Caring for Our Children (CFOC)

Chapter 7: Infectious Diseases

7.5 Skin and Mucous Membrane Infections

7.5.1 Conjunctivitis Conjunctivitis (Pinkeye)

Content in the STANDARD was modified on 3/31/17.


Conjunctivitis (pinkeye), defined as redness and swelling of the covering of the white part of the eye (1), may result from a number of causes. Bacteria, viruses, allergies, chemical reactions, and immunological conditions may manifest as redness and discharge from one or both eyes. Management of pinkeye should involve frequent hand hygiene to prevent the spread (1). Children and staff with conjunctivitis (pinkeye) should not be excluded from child care unless:

  1. They are unable to participate in activities;
  2. Care for other children would be compromised because of the care required by the child with conjunctivitis;
  3. The person with conjunctivitis meets any of the following exclusion criteria outlined in Standard; or                  
  4. A health care professional or health department recommends exclusion of the person with conjunctivitis.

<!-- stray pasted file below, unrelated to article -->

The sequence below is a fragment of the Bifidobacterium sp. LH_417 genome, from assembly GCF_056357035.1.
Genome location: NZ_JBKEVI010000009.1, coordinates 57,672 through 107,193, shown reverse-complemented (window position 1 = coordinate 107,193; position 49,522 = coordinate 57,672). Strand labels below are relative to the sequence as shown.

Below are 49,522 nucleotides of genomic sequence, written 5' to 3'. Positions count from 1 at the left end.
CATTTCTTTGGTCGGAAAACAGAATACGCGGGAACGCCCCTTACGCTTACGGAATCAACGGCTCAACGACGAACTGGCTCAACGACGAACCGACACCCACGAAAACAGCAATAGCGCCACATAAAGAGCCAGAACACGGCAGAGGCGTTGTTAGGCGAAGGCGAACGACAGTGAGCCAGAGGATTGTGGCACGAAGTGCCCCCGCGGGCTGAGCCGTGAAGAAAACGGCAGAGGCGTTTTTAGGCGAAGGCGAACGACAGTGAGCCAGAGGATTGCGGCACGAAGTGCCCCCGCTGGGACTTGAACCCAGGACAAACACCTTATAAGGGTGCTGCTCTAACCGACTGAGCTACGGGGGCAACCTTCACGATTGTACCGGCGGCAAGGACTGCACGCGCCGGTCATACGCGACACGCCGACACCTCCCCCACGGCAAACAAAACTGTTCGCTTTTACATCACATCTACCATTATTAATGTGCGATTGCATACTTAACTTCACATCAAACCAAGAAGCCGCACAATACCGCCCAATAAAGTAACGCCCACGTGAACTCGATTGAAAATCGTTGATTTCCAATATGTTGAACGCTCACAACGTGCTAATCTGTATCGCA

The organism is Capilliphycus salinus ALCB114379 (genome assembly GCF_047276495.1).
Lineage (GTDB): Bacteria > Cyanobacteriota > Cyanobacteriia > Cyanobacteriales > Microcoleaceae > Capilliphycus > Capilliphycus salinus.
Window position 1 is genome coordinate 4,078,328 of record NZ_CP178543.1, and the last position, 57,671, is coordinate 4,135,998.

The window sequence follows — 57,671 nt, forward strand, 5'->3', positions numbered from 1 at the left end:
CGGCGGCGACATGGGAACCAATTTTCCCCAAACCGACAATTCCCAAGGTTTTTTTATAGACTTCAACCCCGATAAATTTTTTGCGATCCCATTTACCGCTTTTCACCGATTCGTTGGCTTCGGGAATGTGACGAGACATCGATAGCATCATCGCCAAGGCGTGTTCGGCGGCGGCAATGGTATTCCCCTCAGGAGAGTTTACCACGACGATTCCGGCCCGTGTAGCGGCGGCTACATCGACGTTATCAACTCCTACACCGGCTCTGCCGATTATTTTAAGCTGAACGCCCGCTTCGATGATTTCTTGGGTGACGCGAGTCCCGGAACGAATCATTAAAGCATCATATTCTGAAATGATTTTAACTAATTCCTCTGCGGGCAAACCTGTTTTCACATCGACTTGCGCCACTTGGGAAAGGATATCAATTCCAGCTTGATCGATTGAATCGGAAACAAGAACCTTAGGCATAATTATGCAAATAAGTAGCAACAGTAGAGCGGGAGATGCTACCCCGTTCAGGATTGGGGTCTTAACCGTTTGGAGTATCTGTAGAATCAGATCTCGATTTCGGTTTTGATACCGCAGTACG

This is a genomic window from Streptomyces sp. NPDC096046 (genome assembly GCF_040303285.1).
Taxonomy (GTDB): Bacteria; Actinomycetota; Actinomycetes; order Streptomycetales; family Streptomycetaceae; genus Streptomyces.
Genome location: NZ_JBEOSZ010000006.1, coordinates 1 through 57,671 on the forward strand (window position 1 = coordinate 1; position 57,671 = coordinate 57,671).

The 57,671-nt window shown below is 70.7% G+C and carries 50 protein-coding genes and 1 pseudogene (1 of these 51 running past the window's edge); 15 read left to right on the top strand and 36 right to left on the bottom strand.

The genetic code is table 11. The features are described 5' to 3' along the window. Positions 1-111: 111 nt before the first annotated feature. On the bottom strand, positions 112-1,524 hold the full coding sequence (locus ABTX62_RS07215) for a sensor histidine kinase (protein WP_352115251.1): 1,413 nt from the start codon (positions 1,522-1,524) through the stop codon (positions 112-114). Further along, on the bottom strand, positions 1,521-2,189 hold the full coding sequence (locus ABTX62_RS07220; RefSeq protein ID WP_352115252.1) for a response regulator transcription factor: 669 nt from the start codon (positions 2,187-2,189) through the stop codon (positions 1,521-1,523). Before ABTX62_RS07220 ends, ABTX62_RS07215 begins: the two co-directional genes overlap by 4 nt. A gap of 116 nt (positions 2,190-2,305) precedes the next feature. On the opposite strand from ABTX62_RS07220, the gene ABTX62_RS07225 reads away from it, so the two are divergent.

Children and staff in close contact with a person with conjunctivitis should be observed for symptoms and referred for evaluation, if necessary. If two or more children in a group care setting develop conjunctivitis in the same period, seek advice from the program’s child care health consultant or public health authority about how to prevent further spread (1). Children who have severe prolonged symptoms should be evaluated by their primary care provider (1)

Hand contact with eye, nose, and oral secretions is the most common way that organisms causing conjunctivitis are spread from person to person. Careful hand hygiene and sanitizing of surfaces and objects exposed to infectious secretions are the best ways to prevent spread.
Conjunctivitis may be caused by both infectious and non-infectious conditions. The length of time that a person is considered contagious due to a bacterial or viral conjunctivitis depends on the organism. Antibiotic eye drops and oral medications may decrease the time that a person is considered to be contagious from a bacterial conjunctivitis. For viral conjunctivitis, the contagious period continues while the signs and symptoms are present (1). 
Occasionally, conjunctivitis might occur in several children at the same time or within a few days of each other. Some children with conjunctivitis may have other symptoms including fever, nasal congestion, respiratory, and gastrointestinal tract symptoms.
Center, Early Head Start, Head Start, Large Family Child Care Home, Small Family Child Care Home
RELATED STANDARDS Inclusion/Exclusion/Dismissal of Ill Children
  1. Aronson, S. S., T. R. Shope, eds. 2017. Managing infectious diseases in child care and schools: A quick reference guide, 4th Edition. Elk Grove Village, IL: American Academy of Pediatrics.

Content in the STANDARD was modified on 3/31/17.